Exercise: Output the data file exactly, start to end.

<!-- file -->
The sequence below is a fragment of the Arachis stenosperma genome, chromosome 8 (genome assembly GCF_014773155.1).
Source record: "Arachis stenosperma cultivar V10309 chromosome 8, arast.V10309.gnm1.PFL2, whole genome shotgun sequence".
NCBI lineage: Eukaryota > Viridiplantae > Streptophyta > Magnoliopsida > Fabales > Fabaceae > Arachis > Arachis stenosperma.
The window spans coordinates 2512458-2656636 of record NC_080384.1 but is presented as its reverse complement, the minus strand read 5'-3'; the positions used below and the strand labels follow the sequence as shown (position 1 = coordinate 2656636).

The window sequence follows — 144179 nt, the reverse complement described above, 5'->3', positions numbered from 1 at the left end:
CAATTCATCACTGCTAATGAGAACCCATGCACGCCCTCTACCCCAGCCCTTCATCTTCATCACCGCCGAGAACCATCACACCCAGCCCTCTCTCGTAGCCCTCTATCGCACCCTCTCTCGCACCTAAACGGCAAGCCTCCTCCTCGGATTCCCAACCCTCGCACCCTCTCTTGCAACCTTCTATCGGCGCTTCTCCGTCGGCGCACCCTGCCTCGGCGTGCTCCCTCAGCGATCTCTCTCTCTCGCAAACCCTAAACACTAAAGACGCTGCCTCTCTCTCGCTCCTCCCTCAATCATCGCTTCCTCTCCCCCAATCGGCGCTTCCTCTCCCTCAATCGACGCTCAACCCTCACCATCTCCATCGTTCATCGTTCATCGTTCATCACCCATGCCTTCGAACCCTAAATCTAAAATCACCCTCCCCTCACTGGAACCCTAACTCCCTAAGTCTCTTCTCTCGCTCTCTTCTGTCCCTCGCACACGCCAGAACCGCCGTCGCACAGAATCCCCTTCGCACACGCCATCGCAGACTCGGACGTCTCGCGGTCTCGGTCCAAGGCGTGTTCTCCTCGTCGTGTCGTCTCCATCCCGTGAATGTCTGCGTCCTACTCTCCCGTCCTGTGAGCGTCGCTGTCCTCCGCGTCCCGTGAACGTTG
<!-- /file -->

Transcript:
The sequence below is a fragment of the Arachis stenosperma genome, chromosome 8 (genome assembly GCF_014773155.1).
Source record: "Arachis stenosperma cultivar V10309 chromosome 8, arast.V10309.gnm1.PFL2, whole genome shotgun sequence".
NCBI lineage: Eukaryota > Viridiplantae > Streptophyta > Magnoliopsida > Fabales > Fabaceae > Arachis > Arachis stenosperma.
The window spans coordinates 2512458-2656636 of record NC_080384.1 but is presented as its reverse complement, the minus strand read 5'-3'; the positions used below and the strand labels follow the sequence as shown (position 1 = coordinate 2656636).

The window sequence follows — 144179 nt, the reverse complement described above, 5'->3', positions numbered from 1 at the left end:
CAATTCATCACTGCTAATGAGAACCCATGCACGCCCTCTACCCCAGCCCTTCATCTTCATCACCGCCGAGAACCATCACACCCAGCCCTCTCTCGTAGCCCTCTATCGCACCCTCTCTCGCACCTAAACGGCAAGCCTCCTCCTCGGATTCCCAACCCTCGCACCCTCTCTTGCAACCTTCTATCGGCGCTTCTCCGTCGGCGCACCCTGCCTCGGCGTGCTCCCTCAGCGATCTCTCTCTCTCGCAAACCCTAAACACTAAAGACGCTGCCTCTCTCTCGCTCCTCCCTCAATCATCGCTTCCTCTCCCCCAATCGGCGCTTCCTCTCCCTCAATCGACGCTCAACCCTCACCATCTCCATCGTTCATCGTTCATCGTTCATCACCCATGCCTTCGAACCCTAAATCTAAAATCACCCTCCCCTCACTGGAACCCTAACTCCCTAAGTCTCTTCTCTCGCTCTCTTCTGTCCCTCGCACACGCCAGAACCGCCGTCGCACAGAATCCCCTTCGCACACGCCATCGCAGACTCGGACGTCTCGCGGTCTCGGTCCAAGGCGTGTTCTCCTCGTCGTGTCGTCTCCATCCCGTGAATGTCTGCGTCCTACTCTCCCGTCCTGTGAGCGTCGCTGTCCTCCGCGTCCCGTGAACGTTG